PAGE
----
The Dublin City Council pledged to establish a citizen task force to review policing practices in the city at a special meeting last week.
Council members Jean Josey and Shawn Kumagai are set to discuss the parameters of the proposed task force and its stated purpose with City Manager Linda Smith and Police Chief Garrett Holmes. They will bring the recommended parameters back to the full council in September, when the task force is expected to be formed.
“I think we need to have a task force where we can engage more deeply with the community around the questions they have and have them put forward a recommendation,” Kumagai said during the council's online special meeting July 9.
The council was unanimous in its belief that the next step should be allowing community members the opportunity to keep asking questions and searching for solutions on police reform, particularly in the areas of police training, department transparency and budgeting, as these were areas in which Dublin residents had expressed significant interest in.
“If one of those (recommendations) is to establish a standing commission within Dublin, then we can consider that. I just don’t know what that looks like or if that’s what’s needed here,” Kumagai added.
Mayor David Haubert concurred, saying, "This is a first step that doesn’t go too far but gets us broad and useful information. They could discuss the frequency of data reports and (other community concerns).”
The special meeting included a presentation from Holmes and a two-hour discussion on the next steps that Dublin should take in light of recent calls across the nation for policing reform. The conversation was facilitated by Christine Sliz, an organizational development professional who has previously provided facilitation for citizen advisory panels engaged with law enforcement executives.
Holmes’ presentation gave an overview of crime statistics in Dublin, current crime prevention programs in place and insights into current police training, accreditation processes and use-of-force policies. The city contracts with the Alameda County Sheriff's Office to provide policing services in Dublin.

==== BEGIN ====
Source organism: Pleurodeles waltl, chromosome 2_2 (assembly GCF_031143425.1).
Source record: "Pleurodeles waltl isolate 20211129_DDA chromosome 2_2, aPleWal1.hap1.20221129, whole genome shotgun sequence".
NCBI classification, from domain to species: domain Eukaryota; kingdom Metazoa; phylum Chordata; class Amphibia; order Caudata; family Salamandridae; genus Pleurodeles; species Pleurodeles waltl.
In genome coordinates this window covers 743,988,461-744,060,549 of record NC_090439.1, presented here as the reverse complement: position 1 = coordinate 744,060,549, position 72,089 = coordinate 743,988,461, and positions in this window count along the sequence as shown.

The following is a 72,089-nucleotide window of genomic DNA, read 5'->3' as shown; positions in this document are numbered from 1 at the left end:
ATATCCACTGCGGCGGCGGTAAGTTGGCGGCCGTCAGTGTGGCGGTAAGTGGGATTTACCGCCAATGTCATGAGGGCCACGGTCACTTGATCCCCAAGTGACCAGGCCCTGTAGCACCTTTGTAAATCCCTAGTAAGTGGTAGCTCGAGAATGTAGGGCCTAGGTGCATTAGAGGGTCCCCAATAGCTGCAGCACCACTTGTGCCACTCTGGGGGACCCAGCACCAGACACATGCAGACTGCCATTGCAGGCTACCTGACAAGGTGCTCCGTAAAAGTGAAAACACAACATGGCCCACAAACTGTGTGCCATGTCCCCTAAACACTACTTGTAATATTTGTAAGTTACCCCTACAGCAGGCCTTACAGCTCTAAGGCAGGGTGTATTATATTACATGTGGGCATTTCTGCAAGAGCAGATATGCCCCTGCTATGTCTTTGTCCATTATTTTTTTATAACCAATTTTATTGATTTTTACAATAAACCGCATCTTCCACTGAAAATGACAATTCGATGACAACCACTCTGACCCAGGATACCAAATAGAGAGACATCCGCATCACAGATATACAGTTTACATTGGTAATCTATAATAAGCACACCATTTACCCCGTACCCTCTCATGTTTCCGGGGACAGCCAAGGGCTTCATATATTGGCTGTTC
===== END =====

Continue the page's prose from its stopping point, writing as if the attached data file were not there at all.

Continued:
Significant areas of discussion included the Dublin Police Services (DPS) approach to substance abuse and mental health crises. Holmes noted that of 1,700 arrests made by DPS in 2019, 51 incidents involved the use of force.
Of these, “20% of the use of force incidents involved people under the influence of drugs or alcohol and another 20% were experiencing a mental health crisis," the police chief said.
Many policing reformists have called for mental health crises to be dealt with by social workers or unarmed officers. On July 20, Holmes described, the Alameda County Health Care Services Agency is launching a community assessment and transport (CAT) team to service people who are experiencing a mental health crisis, in lieu of relying on a traditional police response.
The CAT teams are slated to be rolled out in Oakland, San Leandro and Hayward at first. They will expand to Fremont and then the Tri-Valley later on. Holmes emphasized the importance of Tri-Valley officials pushing for these services to be available to cities like Dublin, Pleasanton and Livermore sooner rather than later.
Holmes stated that the expansion of CAT teams to the Tri-Valley could be most helpful in dealing with involuntary psychiatric holds on juveniles (also known as "5150" calls) at Dublin schools. In 2019, a total of 34 such calls were requested at Dublin schools; since calls from school are relatively safe due to the low likelihood of weapons being present and the presence of school counselors with the students, Holmes pointed to these as cases that could be handled well by unarmed officers or social workers without requiring DPS involvement.
Other primary areas of reform being raised by the public include increased training for police officers, budget reform and increased transparency. Holmes revealed that DPS is working on releasing annual reports to the public that will detail the crime statistics, use-of-force statistics and other relevant information to the public.
While Haubert brought up the idea of potentially increasing the regularity with which data is released to the public in order to underscore transparency within the DPS, the council members decided that impaneling a community task force was the best option going forward.
The task force can then make recommendations on data transparency, training reform, budget reallocation, permanent citizen oversight and the like as they see fit.
Josey cautioned the council that impaneling a task force must include setting a clear purpose and defined parameters as to what the council can realistically implement.
Her colleagues agreed, especially considering that DPS contracts its employees from the sheriff's office. As such, there are areas where the city of Dublin has no authority over sheriff's office practices.
In light of the departmental restrictions, Josey and Kumagai will join with Smith and Holmes to outline the parameters for the task force’s purpose and scope to ensure that the task force is able to operate effectively and efficiently.
Josey also pointed out that while many community members expressed opinions about reform at the Santa Rita Jail in Dublin, the jail is operated by the sheriff's office and "we have, as a council, absolutely zero authority or oversight over the Santa Rita Jail."